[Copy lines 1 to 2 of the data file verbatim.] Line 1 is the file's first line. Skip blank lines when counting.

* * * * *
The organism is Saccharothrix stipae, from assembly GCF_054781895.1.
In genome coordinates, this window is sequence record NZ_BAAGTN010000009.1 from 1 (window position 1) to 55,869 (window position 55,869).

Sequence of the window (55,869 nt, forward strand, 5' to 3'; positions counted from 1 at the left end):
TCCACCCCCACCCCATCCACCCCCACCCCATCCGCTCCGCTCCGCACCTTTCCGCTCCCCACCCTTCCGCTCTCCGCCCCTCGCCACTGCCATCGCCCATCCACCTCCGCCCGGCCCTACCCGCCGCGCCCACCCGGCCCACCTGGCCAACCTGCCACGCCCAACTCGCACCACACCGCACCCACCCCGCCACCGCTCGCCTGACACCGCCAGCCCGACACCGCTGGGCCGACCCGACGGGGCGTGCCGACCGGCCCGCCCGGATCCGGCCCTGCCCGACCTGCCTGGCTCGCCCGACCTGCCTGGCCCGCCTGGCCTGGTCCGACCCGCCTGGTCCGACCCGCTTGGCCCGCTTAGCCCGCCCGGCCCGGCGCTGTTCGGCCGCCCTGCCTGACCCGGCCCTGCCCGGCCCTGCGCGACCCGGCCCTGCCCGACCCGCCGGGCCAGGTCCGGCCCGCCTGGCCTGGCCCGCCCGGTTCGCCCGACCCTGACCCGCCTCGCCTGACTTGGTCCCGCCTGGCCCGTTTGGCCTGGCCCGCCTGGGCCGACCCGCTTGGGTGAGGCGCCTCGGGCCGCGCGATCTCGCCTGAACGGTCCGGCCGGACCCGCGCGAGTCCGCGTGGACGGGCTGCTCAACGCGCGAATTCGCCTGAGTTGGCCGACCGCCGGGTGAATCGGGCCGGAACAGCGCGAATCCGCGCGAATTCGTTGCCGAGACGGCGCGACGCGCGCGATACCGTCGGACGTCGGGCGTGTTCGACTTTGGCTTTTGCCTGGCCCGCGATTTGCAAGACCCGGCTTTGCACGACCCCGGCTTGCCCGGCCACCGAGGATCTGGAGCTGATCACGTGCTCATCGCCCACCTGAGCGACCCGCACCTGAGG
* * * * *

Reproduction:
The organism is Saccharothrix stipae, from assembly GCF_054781895.1.
In genome coordinates, this window is sequence record NZ_BAAGTN010000009.1 from 1 (window position 1) to 55,869 (window position 55,869).